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EMR Wrapper

Picture a freely downloadable SPARQL interface [see footnote], which can be independently customized to any EMR system. In each version, however, a collection of query forms will retain their shared original names and annotation, which express a standard domain-level "patient" model.

Wrapping each query in a JSP would let each of several remote protocol-matching services interoperate concurrently with all the EMR systems so wrapped. Each caller could then evaluate (among other things) all of the predicates it needs to do its "matching" job.

With proper social engineering and support, this kind of API should grow at each EMR system into a model for interoperability that works in COI's main use case, in related COI use cases, and perhaps generally for many EMR-reuse applications.


The wrapper is one client endpoint in a distributed suite of tools extending each caregiver's EMR system. It helps to meet the system deployment requirements 4 and 6-8, and it clearly should handle specific matching requirements [details TBDL]. Privacy issues can be met by using anonymized patient IDs, and security issues can be met by taking requests only from pre-registered users and IP addresses. The requests to the wrapper include:

  1. Track EMR Changes - For each EMR "recently" changed, list in the return a patient ID and a brief summary of the changes, phrased in standard clinical narratives and/or codes. The time range for "recently" can be a parameter, defaulting per each caller's usage history. (This usage lets a search engine index patient treatment summaries, and produce alerts when new matches occur)
  2. Run EMR Predicates - For each line in a posted file holding [patient ID + predicate] pairs, the ASK forms in the API compute and return a corresponding line with a boolean value or error code. The predicates may include arguments. (This usage lets potential matches be inspected and validated in more detail).
  3. Process "mapping-support" requests - Local staff may review and expand the set of predicate names and descriptions in local use, and adjust the related ASK-form mapping functions which translate predicates into equivalent queries of the EMR system. (These requests let the system "get smarter" as new protocols of interest pop up, and pushes the "mapping" work at each client onto those best qualified to do it.)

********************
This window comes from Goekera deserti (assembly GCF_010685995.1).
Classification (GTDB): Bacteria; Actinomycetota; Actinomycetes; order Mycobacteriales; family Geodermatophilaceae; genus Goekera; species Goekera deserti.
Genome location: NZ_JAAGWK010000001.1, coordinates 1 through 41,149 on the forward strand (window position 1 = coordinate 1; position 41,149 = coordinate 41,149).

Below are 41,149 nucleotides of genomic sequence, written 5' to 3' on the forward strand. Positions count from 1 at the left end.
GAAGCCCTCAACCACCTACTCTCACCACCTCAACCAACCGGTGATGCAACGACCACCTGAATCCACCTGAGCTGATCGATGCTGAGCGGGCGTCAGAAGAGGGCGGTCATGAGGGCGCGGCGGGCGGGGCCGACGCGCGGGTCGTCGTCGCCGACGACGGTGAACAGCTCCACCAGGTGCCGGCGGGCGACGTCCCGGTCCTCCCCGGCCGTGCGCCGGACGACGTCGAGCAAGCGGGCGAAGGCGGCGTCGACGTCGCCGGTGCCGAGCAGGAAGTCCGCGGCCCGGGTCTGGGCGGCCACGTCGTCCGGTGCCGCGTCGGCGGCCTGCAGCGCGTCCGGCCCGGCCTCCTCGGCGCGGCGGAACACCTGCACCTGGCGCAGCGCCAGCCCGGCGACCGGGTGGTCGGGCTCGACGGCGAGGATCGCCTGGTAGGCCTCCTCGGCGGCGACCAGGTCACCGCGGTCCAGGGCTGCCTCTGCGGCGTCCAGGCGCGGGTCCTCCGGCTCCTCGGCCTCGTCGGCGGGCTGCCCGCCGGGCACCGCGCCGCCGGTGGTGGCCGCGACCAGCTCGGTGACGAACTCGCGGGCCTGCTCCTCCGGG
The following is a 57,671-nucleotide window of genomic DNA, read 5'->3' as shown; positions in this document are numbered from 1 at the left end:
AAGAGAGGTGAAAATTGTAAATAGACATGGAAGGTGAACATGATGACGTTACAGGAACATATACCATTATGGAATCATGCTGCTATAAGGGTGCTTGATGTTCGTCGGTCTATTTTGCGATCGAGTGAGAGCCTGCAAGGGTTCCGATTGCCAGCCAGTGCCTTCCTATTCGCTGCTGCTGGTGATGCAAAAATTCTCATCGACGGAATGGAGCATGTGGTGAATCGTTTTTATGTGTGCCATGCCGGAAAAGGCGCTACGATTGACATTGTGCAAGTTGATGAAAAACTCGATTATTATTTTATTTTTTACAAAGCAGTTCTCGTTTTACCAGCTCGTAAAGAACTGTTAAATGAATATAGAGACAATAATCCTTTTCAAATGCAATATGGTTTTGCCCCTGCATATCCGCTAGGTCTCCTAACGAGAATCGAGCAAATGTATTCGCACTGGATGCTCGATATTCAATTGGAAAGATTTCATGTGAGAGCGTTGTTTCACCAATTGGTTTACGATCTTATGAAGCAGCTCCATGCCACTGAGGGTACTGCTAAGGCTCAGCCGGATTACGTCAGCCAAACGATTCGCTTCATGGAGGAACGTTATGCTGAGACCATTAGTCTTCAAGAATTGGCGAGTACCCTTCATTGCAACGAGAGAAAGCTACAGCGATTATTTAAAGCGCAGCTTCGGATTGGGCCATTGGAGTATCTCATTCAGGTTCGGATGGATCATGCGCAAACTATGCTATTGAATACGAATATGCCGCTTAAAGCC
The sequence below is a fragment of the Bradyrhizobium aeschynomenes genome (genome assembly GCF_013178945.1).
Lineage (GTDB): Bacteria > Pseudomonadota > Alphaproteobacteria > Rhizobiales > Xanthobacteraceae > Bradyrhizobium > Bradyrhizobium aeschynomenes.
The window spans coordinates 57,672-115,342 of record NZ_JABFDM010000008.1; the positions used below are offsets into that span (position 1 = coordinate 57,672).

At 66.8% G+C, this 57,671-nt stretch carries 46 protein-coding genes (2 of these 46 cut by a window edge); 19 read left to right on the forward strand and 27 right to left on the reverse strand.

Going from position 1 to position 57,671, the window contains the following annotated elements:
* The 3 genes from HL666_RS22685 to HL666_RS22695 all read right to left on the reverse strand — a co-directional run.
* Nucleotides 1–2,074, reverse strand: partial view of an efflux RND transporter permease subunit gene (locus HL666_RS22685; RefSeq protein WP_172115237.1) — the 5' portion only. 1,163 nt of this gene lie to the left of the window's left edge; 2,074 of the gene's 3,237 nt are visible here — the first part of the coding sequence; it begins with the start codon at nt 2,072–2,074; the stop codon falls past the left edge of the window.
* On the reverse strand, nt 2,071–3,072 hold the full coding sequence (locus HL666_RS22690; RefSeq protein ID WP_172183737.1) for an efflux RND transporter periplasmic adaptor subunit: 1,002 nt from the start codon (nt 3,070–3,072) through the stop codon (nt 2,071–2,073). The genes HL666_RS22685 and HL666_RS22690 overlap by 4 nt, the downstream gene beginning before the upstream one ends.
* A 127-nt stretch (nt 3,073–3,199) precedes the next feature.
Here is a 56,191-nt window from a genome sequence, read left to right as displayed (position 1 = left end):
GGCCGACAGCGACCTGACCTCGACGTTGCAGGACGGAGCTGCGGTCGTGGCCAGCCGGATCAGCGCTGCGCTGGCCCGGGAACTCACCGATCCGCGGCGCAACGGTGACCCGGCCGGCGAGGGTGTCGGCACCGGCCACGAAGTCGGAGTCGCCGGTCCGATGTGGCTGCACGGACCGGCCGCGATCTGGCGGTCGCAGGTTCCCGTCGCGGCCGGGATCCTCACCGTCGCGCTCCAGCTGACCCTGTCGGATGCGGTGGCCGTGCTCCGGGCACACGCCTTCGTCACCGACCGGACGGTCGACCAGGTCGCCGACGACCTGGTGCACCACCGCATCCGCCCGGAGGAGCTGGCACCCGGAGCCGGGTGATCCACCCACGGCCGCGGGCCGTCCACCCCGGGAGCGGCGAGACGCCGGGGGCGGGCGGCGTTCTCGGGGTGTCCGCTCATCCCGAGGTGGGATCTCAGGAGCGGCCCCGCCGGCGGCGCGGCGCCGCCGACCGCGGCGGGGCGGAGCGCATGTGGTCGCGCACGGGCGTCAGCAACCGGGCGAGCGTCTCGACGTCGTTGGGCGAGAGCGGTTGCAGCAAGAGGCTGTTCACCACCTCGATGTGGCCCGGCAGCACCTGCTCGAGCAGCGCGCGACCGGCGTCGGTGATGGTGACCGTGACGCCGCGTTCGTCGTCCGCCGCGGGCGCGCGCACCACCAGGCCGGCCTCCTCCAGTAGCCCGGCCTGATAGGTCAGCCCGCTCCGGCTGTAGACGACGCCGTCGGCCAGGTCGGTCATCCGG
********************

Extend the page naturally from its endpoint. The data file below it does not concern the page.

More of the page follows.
The wrapper gets called only from a browser-based UI. It depicts each predicate as a web-form, which a user may fill and post to add the related predicate to a "target" model developing for one clinical trial. The mapping process has these distinct aspects:

  1. The identity of each predicate reflects patient requirements from related protocols. Standards for protocols may help us choose a set, and domain models of patients also. But absent mass standard adoptions soon, the predicates locally USED depend only on local needs.
  2. The execution of each USED predicate maps it into the local EMR data. This requires arguments to the predicate for EACH target model. They can probably just be copied right out of the protocol document, then submitted. The combo may later run many times in the wrapper
  3. The ASK-form logic of each predicate is not actually needed until it is USED locally for the first time. Adding it will require special help and training about installing and fitting SPARQL tolocal EMR system APIs (all in IT?) plus talent in EMR query-writing.

Support needed for the last step is probably the most complex, as it involves a combination of skills. It seems doable, but in practice it may take a fair bit of documentation, training, support tools, and social engineering. They all get much easier if initial goals stay modest - few predicates, easy to understand. Pilot sites should focus only on "low hanging fruit" until a base of experience and users builds up to help.

  1. This API evaluates complex predicates for a standard "patient" model using local EMR queries. The patient model is deliberately kept general enough to work well as a ontological bridge. It uses only widely accepted medical terminology and codes to summarize each patient. It lets boolean predicates be locally probed on simple quantitative properties of a patient
  2. The API helps find local candidates for virtually any protocol of local interest - it is useful! It is easy to grasp, use, install, and customize, so service utility outweighs its local costs. That vital inequality, plus word of mouth (and email), may cause its widespread adoption. That shows off SPARQL, and exposes many EMR systems under a shared domain model
  3. As local users adopt it, they will also enhance it, web-2.0 style, with improved predicate libraries. User motives may be selfish - they want to weed out mis-matches - but they do work. Users can select locally customized predicates from a list, which then become web forms. New predicates can be pulled from higher levels, which can grow in response to demand.

[footnote on SPARQL and JSPs: an EMR system need not actually install a SPARQL interface to write the JSP wrappers, and the JSPs could in reality be any dynamic pages. SPARQL is a useful language in which to document wrappers, however, and in practice, JSPs might be a good choice for wrapper downloads.]